For my 2nd marathon next weekend, I actually trained...I compiled several beginner's programs and wrote my own running plan/schedule based on my fitness at week one, the fitness level I knew I could achieve, the time I had available to complete the runs, my ambition & goals. I completed every run except 3: two were time restraints and one was the horrid 12 miler gone wrong I whined about in another post a month ago (I didn't eat enough the two days prior to my run).  I want to add that this time around my fitness isn't quite what it was the first time:  I had a baby last year and only started running again this past Nov. before I began marathon training in Jan. I was back at the beginning: being able to run 3 miles without stopping at about 11 mm miles. Slower than the old days, but looking at all the "rookie" running plans, that was the minimum base needed. Time will tell next Saturday if training with less base fitness will be better than next to no training with good fitness from 9 years ago. I am very comfortable running 10:17 mm now going in to my taper.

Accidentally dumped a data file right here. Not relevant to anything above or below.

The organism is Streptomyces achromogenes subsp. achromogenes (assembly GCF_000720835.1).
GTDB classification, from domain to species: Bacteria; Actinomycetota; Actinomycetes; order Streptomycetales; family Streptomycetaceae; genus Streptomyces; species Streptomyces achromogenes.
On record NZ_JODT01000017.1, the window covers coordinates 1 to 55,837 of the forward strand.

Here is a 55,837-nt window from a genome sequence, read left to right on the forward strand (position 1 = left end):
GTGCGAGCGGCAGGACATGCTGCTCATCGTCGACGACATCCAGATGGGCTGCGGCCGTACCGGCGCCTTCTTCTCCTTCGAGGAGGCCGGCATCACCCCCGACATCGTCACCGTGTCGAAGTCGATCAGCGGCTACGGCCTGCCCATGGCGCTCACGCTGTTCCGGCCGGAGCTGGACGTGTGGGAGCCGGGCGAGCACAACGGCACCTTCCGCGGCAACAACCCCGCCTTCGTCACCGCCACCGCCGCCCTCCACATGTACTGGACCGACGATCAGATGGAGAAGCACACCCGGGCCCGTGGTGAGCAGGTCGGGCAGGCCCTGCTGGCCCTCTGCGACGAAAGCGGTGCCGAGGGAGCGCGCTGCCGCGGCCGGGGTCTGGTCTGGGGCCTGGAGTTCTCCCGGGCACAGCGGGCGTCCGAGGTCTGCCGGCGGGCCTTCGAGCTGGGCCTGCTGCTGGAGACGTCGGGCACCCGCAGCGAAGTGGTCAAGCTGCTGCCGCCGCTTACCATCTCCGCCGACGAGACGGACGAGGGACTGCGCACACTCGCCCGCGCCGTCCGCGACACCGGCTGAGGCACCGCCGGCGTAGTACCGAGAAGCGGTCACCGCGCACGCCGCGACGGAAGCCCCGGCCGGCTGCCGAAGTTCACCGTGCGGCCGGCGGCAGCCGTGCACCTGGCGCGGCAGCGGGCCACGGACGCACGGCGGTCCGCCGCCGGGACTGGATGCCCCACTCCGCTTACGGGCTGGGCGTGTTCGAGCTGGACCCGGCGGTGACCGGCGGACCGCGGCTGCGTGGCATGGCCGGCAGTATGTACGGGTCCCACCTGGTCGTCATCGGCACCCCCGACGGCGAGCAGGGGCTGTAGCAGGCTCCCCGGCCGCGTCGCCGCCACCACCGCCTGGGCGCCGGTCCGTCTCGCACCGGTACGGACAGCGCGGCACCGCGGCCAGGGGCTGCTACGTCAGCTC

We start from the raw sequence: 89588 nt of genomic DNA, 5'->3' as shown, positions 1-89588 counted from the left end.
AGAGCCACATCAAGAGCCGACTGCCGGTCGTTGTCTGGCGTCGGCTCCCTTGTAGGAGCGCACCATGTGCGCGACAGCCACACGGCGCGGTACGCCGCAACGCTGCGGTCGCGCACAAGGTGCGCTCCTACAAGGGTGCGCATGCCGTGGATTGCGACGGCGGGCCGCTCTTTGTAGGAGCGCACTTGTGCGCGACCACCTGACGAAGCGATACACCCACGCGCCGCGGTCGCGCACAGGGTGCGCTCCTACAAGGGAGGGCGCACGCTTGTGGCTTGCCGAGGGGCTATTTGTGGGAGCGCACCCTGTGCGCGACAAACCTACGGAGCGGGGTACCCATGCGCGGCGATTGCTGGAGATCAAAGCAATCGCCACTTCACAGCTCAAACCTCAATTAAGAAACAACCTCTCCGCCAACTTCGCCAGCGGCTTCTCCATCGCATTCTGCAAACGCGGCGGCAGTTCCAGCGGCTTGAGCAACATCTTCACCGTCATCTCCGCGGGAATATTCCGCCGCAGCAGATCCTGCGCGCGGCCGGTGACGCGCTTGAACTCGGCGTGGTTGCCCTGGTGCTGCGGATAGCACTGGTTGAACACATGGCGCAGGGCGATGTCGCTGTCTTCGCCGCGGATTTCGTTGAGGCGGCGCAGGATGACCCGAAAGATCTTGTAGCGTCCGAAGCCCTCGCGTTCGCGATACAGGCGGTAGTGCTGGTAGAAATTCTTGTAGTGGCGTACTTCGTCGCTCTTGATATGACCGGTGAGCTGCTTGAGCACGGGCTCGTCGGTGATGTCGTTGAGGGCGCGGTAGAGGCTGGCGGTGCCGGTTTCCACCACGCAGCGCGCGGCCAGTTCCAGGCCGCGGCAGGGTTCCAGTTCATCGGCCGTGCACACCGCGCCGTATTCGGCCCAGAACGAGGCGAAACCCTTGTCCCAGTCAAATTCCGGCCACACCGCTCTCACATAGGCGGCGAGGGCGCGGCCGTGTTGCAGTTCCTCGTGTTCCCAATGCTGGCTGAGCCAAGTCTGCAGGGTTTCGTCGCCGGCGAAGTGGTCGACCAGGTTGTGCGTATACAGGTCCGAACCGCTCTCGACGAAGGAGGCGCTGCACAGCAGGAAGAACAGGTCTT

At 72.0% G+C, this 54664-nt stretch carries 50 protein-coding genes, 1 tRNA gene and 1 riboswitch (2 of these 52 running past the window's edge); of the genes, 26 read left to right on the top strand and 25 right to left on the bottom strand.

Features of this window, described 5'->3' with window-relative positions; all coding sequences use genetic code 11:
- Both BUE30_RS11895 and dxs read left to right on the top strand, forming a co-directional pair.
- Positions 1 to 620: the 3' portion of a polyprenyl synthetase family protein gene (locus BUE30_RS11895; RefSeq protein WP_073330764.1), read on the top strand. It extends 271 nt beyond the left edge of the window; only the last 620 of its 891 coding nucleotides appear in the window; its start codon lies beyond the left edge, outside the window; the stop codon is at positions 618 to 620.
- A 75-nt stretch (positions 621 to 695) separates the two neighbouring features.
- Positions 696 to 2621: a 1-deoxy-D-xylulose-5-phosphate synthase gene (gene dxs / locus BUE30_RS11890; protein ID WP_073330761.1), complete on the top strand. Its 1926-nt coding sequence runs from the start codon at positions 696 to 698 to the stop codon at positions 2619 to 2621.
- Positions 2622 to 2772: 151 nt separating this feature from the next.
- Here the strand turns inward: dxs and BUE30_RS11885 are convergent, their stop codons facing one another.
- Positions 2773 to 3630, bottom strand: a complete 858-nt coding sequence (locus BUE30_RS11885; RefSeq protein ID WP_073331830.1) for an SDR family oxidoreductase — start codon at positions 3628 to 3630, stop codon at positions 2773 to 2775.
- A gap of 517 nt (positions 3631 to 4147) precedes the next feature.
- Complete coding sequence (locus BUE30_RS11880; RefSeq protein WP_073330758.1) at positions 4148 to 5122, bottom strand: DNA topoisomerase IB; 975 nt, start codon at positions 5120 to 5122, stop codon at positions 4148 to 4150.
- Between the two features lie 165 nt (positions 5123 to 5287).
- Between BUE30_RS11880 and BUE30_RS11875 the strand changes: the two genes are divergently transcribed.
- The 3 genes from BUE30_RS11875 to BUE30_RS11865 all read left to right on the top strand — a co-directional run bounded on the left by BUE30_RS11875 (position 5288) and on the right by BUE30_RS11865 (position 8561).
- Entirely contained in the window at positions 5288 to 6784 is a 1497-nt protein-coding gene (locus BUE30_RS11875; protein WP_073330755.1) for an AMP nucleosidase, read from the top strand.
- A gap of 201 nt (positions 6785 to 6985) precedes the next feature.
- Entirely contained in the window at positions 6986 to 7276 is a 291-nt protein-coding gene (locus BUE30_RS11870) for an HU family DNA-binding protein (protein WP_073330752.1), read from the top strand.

Why did I drone on about myself? just to share a different perspective and give an example of what I went through.....and to say don't do what I did. (Train, girl:) If you have some decent fitness going on and the drive to work hard towards your only have to get yourself over the finish line, you by no means have to RACE it!      

  • Violina Expert 42 posts since
    May 10, 2010
    Currently Being Moderated
    10. May 14, 2010 2:22 AM (in response to Ali-Gator)
    Re: Should I sign up for my 1st marathon?

    I would wait.

    I think getting your body used to running since Jan and working up to a half by this fall is a tremendous achievement.

    But after that, your body might need a bit of recovery time where you take it easy and run just for your own enjoyment or do smaller races.